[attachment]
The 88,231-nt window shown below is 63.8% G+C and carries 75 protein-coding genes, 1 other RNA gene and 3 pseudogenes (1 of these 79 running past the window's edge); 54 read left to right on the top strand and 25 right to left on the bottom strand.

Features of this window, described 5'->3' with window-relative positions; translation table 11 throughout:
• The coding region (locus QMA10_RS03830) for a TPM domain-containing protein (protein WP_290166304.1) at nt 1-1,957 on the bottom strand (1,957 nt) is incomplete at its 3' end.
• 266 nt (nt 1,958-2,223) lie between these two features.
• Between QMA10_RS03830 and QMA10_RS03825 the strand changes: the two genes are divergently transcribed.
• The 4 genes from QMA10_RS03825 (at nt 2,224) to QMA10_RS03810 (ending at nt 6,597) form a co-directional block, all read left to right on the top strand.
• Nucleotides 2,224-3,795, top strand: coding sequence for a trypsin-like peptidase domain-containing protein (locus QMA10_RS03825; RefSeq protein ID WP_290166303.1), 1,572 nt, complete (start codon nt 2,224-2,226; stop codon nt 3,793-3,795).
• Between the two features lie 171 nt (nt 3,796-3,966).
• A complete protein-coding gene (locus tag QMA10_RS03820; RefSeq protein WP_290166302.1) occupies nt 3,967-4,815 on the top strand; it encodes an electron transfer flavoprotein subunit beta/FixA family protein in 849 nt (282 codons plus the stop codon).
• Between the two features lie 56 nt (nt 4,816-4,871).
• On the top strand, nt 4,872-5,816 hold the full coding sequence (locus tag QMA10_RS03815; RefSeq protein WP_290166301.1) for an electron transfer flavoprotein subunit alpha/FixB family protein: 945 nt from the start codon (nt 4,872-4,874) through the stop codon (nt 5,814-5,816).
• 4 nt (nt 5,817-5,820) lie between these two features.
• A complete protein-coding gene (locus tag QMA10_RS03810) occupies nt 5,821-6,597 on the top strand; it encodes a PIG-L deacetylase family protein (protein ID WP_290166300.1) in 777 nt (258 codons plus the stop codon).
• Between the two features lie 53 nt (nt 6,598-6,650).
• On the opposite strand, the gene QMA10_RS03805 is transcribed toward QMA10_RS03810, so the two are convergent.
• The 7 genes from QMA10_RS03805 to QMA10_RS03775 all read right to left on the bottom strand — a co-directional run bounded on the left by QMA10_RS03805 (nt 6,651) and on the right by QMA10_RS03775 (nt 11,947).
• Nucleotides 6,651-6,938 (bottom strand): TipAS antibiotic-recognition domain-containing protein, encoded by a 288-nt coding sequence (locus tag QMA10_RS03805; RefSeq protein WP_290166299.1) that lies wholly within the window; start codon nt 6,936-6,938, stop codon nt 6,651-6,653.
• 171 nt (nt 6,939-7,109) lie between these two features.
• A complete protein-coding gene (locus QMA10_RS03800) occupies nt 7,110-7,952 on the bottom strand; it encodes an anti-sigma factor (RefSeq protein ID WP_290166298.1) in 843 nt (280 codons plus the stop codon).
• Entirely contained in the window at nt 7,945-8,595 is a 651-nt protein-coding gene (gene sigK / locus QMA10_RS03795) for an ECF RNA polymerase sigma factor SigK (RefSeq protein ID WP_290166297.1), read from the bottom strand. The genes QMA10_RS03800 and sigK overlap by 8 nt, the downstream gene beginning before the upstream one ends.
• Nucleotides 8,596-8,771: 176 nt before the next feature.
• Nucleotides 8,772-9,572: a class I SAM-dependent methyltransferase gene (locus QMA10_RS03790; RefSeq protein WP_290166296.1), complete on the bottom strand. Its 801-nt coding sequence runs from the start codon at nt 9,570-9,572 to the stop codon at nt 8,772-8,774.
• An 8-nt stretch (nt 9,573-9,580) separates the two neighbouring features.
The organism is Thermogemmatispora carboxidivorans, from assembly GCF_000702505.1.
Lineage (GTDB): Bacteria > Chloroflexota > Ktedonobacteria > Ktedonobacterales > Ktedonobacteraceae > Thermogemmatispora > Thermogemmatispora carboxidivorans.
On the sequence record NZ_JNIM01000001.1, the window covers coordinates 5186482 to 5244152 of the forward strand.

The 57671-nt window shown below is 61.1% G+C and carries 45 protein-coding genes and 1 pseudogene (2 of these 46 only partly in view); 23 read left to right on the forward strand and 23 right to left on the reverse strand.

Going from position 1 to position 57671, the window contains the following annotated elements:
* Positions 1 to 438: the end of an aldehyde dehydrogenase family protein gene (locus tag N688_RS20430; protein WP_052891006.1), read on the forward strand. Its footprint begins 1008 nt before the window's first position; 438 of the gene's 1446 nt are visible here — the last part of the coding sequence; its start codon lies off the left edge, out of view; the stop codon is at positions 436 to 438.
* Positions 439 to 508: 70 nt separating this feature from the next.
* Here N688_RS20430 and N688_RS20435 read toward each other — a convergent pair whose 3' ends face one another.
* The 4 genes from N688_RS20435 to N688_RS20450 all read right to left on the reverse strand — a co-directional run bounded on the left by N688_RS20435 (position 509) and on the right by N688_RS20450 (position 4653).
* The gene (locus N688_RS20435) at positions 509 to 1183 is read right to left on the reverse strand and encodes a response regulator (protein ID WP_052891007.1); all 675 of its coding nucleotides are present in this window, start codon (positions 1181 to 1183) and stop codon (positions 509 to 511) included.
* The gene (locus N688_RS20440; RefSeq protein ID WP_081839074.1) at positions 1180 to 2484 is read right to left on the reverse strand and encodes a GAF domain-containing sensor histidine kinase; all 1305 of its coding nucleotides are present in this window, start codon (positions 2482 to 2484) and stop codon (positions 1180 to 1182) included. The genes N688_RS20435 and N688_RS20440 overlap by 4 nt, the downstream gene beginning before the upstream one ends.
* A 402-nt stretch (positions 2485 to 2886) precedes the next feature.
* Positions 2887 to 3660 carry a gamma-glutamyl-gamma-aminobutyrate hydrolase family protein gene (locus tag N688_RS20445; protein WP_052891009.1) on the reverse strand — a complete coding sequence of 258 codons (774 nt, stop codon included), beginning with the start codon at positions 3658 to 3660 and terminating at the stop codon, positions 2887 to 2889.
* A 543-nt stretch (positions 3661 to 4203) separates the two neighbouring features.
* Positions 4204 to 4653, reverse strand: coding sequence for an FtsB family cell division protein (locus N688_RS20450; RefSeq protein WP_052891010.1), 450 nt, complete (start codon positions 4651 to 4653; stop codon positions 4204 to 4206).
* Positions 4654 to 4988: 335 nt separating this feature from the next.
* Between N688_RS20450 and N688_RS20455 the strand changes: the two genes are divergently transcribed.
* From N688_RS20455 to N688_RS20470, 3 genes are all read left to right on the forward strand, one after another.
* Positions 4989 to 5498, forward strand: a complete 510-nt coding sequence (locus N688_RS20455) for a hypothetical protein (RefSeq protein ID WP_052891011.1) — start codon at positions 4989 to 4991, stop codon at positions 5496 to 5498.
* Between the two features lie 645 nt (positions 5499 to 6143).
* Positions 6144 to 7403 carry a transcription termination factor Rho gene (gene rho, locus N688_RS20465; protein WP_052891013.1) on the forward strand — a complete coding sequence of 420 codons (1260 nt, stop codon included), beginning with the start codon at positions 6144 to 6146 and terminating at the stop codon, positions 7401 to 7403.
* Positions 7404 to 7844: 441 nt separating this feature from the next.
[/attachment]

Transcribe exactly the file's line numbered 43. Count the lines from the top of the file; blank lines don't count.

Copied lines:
* Between the two features lie 645 nt (positions 5499 to 6143).